Gizmos & Gadgets: A Water-Cooling Solar Panel That Could Reduce HVAC Costs by 21%

September 5, 2017 – One way our species can reduce the impact of greenhouse gas emissions is through energy conservation. The energy needed to keep buildings cool in the summer is seen as a growing challenge globally not just because mean temperatures have been rising, but also because Developing World countries have been aspiring to install air conditioning infrastructure in increasing volume. The contribution today of air conditioning amounts to 10% of all greenhouse gas emissions globally and 15% of electricity demand. That’s why I keep looking for the newest inventions that can give us better solutions to cooling without cranking up the air conditioning.

In a journal article appearing in Nature Energy yesterday, I was quite excited to read about a new solar water cooler created by a trio of Stanford researchers: Eli Goldstein, Aaswath Raman, and Shanhui Fan.  The device, based on their initial tests, lowers air conditioning electrical demand by as much as 21%.

In the Nature Energy article, entitled, “Sub-ambient non-evaporative fluid cooling with the sky,” they describe the global dilemma we face with cooling demand expanded to increase 10-times between now and 2050 as temperatures climb and Developing World countries install air conditioning.

How are these new water cooling panels constructed and how do they work? Seen in the picture below they consist of three components:

  • a layer of thin-film silver-coated plastic.
  • copper tubing lying circulating water at a rate of 0.2 liters per minute.
  • a sealed housing for thermal insulation.

The thin-film plastic reflects 97% of sunlight by converting the energy to infrared which then gets reflected back into space. This creates a radiative sky cooling effect which lowers the temperature of the air inside the sealed housing which in turn lowers the temperature of the water circulating in the copper tubes contained within it.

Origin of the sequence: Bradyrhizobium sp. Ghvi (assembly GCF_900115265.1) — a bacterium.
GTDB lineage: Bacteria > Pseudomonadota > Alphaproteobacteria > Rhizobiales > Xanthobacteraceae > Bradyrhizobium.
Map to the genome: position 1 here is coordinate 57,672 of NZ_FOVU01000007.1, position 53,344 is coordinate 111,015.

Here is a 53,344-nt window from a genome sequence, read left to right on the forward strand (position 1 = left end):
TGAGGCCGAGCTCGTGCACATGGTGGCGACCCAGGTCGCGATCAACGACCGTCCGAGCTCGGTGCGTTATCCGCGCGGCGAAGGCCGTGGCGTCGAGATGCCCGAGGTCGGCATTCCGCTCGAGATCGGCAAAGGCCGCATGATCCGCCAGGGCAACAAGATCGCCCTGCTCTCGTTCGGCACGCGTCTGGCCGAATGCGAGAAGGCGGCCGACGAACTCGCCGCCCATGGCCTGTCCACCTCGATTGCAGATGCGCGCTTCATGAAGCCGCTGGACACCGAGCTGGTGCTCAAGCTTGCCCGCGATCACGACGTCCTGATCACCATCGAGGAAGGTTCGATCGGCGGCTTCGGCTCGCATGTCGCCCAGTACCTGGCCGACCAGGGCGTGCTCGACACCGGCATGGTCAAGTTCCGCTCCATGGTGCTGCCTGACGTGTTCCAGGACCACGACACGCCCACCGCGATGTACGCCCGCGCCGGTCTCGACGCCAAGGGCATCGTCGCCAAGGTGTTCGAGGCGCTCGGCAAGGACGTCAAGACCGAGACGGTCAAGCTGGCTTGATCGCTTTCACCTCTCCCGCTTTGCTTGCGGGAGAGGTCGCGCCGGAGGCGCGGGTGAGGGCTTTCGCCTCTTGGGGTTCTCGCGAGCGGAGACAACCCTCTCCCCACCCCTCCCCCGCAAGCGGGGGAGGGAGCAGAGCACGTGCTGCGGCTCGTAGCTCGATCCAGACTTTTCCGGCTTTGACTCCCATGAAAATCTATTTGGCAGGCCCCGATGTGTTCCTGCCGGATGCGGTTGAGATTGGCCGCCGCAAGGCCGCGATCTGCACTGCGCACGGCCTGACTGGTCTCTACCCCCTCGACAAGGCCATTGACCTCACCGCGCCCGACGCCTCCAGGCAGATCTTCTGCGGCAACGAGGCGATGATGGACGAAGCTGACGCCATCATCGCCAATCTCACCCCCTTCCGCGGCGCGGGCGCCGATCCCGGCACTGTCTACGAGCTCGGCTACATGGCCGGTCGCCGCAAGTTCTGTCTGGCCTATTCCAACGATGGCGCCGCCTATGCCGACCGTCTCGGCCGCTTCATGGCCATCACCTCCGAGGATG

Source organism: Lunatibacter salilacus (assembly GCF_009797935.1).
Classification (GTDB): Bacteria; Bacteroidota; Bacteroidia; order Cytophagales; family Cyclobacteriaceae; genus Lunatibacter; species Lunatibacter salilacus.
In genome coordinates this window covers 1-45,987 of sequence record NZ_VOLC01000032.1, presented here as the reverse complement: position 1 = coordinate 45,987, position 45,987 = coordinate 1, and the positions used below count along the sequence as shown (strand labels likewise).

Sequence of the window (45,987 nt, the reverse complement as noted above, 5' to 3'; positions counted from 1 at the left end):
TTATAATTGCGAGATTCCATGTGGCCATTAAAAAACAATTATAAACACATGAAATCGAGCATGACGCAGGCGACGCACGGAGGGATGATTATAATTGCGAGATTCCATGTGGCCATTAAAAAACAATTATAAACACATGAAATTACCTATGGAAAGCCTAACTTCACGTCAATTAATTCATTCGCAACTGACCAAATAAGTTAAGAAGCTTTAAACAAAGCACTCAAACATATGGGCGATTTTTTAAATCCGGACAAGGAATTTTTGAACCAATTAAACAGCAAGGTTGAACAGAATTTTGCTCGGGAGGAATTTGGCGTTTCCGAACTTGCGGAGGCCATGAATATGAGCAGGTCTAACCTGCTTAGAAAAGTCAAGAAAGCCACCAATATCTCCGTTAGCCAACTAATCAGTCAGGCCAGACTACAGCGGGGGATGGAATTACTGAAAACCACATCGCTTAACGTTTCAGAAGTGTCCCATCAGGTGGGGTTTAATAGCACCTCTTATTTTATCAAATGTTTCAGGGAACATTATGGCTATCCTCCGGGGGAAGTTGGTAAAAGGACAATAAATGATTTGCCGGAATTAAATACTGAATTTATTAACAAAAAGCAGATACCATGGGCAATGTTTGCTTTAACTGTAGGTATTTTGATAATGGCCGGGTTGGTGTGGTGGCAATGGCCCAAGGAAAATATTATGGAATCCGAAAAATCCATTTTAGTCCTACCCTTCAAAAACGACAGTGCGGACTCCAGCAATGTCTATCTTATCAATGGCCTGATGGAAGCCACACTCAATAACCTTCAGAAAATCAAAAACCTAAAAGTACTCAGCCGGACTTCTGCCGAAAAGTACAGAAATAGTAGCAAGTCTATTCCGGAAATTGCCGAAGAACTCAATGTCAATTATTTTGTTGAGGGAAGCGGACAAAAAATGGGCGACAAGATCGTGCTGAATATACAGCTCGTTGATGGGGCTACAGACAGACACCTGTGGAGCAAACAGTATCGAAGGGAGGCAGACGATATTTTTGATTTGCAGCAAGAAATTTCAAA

The researchers tested three of their panels on the rooftop of a building on the Stanford campus, and the paper published yesterday describes their results. The water temperature in the copper tubing dropped by 5 Celsius (9 Fahrenheit) degrees over three days. The radiative cooling worked.

Interestingly, the thin-film plastic material used by the Stanford team is similar to a technology I recently described invented by engineers at the University of Colorado in Boulder.

Applying the data from the three-panel experiment the Stanford team ran a computer simulation using a two-storey office building in Las Vegas as an ideal model. They wanted to calculate the potential savings their radiative sky cooling could produce and Vegas was the best place to consider since its climate is both hot and dry. The simulation showed very promising results. Over several summer months, the building would have saved 14.3 megawatt-hours of electricity with the range of savings varying monthly between 18 and 50%. Average energy reduction over the entire simulation totaled 21%.

Not surprising, the researchers have created SkyCool Systems, a new venture that aims to commercialize the technology and are conducting a first large field trial on building rooftops in Davis, California.


Radiative sky cooling, as seen here in these fluid cooling panels atop a Stanford University building, represents the use of new inexpensive materials and technology to reduce energy consumed by air conditioning systems. (Image credit: Aaswath Raman)


Len Rosen lives in Toronto, Ontario, Canada. He is a researcher and writer who has a fascination with science and technology. He is married with a daughter who works in radio, and a miniature red poodle who is his daily companion on walks of discovery. More...